Bwog respects our heritage/amorous affair by posting each issue of The Blue & White. The latest issue, available this week, is a cornucopia of delights: a gripping debate on the merits of shaving, tales of Columbia’s forgotten protests, and profiles of two truly awesome students, among others. In the Conversation, the magazine locates a cool person, and sits down to talk to them for the benefit of all—simple as that. This month, we sat down with Charlie Todd of Improv Everywhere fame.
If you happened to be looking up while walking through Union Square one night in March, 2005, you might have witnessed a peculiar scene. The windows of the Whole Foods building on 14th Street were filled with people doing enthusiastic jumping jacks in perfect unison. A few of the jumpers also held poster board letters which, together, urged their audience to “Look Up More.”
Commanding the troops on the ground with hand-signals was Charlie Todd, the founder of Improv Everywhere. According to the group’s website, “Improv Everywhere causes scenes of chaos and joy in public places.” Improv Everywhere has orchestrated dozens of large-scale pranks throughout New York City, including the annual No Pants Subway Ride. Todd is also a performer at the Upright Citizen’s Brigade Theatre in Manhattan, and the author of Causing a Scene, a book about Improv Everywhere’s exploits. Blue & White senior editor Hannah Lepow sat down with Todd to learn about pranks from the master.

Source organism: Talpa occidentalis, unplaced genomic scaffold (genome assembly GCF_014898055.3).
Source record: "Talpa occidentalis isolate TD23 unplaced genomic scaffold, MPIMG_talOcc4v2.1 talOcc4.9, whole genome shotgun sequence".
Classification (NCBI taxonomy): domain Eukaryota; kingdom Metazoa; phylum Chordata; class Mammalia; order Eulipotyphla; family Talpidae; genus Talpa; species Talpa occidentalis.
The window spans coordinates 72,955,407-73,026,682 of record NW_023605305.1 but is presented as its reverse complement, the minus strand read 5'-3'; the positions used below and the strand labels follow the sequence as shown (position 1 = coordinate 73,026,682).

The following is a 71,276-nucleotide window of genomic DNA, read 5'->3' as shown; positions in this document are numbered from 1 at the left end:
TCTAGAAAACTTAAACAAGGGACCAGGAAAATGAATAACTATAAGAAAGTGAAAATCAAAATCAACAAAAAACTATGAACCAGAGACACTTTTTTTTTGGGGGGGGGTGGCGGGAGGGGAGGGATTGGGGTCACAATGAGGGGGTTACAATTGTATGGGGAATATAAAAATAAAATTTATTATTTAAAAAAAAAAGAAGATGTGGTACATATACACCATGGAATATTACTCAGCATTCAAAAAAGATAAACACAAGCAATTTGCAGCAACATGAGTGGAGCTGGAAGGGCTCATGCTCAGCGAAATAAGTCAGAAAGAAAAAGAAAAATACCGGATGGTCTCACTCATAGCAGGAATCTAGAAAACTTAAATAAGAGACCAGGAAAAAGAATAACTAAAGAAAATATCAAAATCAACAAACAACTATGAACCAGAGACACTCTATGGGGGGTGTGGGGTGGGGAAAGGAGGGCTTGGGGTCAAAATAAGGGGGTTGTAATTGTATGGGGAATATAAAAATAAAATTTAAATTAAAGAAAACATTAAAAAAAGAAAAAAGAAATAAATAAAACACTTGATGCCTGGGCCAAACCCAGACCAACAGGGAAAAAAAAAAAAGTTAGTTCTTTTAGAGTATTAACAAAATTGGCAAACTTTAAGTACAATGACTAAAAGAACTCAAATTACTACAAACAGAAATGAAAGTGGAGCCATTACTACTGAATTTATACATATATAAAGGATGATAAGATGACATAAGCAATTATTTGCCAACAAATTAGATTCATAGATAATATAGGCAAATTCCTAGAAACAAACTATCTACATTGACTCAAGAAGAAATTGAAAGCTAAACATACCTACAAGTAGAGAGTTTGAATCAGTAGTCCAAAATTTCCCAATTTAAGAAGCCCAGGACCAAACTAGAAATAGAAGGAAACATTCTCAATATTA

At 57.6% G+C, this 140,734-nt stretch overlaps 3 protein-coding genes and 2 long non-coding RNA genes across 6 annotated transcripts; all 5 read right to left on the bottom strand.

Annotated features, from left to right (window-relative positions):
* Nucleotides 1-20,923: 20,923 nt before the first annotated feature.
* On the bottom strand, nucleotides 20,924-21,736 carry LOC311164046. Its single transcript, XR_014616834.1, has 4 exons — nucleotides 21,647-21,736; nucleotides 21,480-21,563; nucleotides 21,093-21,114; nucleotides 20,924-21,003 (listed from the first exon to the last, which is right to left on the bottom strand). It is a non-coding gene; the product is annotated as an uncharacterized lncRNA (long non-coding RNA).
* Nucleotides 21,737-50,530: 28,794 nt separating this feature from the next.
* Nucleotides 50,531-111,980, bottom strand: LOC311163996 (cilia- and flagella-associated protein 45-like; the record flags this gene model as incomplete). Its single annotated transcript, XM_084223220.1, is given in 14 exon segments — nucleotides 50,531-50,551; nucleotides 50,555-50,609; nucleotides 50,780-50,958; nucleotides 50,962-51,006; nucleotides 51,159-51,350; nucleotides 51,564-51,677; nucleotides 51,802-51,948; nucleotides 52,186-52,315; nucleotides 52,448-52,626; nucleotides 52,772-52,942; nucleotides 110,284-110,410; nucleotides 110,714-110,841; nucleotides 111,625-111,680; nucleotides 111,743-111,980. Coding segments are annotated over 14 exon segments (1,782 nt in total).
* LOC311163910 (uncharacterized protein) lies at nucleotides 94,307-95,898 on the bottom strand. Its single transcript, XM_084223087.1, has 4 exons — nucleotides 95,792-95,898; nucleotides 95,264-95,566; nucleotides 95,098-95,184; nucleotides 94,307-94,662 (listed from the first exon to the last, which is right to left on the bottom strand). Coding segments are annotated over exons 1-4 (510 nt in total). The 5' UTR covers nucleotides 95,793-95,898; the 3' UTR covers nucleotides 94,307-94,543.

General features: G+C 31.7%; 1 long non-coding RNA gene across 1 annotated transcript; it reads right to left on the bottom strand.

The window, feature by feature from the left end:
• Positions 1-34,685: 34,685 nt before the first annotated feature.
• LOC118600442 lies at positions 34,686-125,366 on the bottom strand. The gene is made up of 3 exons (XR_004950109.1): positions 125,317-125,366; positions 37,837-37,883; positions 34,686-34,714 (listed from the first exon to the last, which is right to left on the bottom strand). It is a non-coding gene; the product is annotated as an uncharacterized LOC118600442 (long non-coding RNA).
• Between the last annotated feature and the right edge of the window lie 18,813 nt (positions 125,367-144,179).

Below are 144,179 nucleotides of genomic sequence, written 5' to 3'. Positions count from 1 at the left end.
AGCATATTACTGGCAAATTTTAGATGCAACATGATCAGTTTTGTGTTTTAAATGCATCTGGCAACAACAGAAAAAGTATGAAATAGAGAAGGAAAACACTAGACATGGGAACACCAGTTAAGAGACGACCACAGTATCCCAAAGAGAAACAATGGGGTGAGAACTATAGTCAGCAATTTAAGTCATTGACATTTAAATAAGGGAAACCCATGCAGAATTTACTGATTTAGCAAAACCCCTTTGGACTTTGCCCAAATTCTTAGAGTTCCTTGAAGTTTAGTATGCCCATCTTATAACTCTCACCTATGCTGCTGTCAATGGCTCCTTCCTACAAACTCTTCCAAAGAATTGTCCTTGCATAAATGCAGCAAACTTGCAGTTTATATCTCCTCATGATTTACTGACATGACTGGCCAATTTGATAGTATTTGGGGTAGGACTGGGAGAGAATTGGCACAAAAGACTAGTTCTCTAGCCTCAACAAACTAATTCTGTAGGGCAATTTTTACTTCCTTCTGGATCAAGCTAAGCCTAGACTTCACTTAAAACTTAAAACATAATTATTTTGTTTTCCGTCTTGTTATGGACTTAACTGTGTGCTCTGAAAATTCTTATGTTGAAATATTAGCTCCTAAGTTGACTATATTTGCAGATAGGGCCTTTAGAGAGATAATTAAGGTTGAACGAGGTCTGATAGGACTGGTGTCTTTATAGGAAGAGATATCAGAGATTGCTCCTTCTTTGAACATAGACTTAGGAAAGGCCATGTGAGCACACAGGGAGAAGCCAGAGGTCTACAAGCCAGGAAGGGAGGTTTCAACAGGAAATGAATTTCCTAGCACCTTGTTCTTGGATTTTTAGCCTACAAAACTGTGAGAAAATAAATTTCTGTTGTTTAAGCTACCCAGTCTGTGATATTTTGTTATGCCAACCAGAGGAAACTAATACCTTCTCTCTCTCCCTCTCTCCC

The Blue & White: So your last mission featured a lone, clumsy ice skater stranded and falling down on the rink at Bryant Park when the ice was cleared, only to turn out to be a professional figure skater. How did you come up with that idea?
Charlie Todd: Two of the more senior members of Improv Everywhere—Matt Adams and Katie Sokoler, my main video person and my main photographer – they happened to be in Bryant Park and they saw something similar. They saw a guy kind of struggling to leave the ice when it was time for the Zamboni clearing. And I think he fell a couple times and a lot of people were watching and kind of laughing. And they suggested the idea to me of trying to find a professional skater who could be in that situation and then all of the sudden start skating really well.
B&W: It looked like the people who were watching really got a kick out of it, but there did seem to be some mixed reactions.
CT: Yeah I’ve kind of been surprised. A lot of the YouTube comments (which you can never take too much stock in because often it’s just 14-year-olds), but a lot of people had the reaction of being angry that people watching were laughing instead of helping. But I don’t think they understood the situation. They couldn’t just run out there and help him. There was a wall all around the ice.